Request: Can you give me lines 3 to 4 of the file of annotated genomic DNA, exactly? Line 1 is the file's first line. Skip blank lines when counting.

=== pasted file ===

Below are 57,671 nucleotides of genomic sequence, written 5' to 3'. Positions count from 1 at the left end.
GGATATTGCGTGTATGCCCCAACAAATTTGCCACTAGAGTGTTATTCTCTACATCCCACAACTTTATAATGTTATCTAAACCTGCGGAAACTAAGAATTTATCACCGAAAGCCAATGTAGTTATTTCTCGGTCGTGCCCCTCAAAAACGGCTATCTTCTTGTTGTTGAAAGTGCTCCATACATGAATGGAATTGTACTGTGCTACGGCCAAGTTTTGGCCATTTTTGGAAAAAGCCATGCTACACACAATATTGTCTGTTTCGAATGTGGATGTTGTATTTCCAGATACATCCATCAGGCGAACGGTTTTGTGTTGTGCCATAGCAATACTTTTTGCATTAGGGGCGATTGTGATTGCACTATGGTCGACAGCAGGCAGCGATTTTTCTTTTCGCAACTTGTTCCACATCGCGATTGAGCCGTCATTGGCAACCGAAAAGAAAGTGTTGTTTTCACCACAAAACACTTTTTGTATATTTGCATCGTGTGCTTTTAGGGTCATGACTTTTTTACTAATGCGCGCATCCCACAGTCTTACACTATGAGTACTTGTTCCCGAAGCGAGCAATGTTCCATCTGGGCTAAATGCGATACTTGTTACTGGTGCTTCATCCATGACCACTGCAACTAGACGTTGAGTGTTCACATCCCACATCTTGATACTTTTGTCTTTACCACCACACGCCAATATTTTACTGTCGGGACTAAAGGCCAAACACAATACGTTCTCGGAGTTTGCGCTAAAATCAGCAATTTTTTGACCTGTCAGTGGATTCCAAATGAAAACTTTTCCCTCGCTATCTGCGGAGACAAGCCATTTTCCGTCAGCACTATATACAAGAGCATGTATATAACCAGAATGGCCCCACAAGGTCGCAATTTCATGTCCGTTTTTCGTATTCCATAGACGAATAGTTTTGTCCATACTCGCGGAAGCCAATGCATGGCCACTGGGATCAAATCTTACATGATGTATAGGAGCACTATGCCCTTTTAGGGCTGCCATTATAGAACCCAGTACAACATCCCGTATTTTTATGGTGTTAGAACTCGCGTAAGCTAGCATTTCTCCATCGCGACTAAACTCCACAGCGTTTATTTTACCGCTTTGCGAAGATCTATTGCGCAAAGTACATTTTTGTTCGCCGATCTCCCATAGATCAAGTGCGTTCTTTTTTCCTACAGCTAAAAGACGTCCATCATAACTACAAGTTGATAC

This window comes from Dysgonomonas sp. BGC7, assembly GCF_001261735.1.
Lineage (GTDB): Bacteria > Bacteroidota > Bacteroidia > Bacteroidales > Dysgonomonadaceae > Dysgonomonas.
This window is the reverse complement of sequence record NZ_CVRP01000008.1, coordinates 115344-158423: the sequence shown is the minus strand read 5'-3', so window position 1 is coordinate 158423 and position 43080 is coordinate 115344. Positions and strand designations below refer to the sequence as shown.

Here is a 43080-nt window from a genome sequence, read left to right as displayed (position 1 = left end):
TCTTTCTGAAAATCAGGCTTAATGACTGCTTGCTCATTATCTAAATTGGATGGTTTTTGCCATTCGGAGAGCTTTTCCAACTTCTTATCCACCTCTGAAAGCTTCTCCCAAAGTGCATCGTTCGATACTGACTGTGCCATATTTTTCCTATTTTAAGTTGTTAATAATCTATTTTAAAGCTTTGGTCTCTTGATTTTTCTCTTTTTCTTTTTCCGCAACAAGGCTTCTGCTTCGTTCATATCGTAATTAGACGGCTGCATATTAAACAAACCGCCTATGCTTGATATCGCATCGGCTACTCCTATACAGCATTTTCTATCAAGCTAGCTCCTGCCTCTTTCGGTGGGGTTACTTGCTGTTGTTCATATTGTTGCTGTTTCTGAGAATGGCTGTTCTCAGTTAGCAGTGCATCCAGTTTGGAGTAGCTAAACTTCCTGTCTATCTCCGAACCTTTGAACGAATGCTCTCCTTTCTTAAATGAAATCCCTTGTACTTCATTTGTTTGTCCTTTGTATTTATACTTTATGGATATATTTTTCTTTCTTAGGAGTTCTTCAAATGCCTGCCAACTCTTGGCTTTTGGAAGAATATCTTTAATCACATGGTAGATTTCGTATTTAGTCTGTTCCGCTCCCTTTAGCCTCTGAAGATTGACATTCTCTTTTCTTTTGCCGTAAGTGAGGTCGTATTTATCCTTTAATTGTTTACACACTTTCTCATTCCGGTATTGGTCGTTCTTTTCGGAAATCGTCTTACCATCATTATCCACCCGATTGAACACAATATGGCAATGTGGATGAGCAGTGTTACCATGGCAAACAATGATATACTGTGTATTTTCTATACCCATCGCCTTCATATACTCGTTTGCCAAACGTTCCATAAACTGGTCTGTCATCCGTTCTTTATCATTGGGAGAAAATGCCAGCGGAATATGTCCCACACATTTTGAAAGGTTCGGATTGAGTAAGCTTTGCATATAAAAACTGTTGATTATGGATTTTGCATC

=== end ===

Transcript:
This window comes from Dysgonomonas sp. BGC7, assembly GCF_001261735.1.
Lineage (GTDB): Bacteria > Bacteroidota > Bacteroidia > Bacteroidales > Dysgonomonadaceae > Dysgonomonas.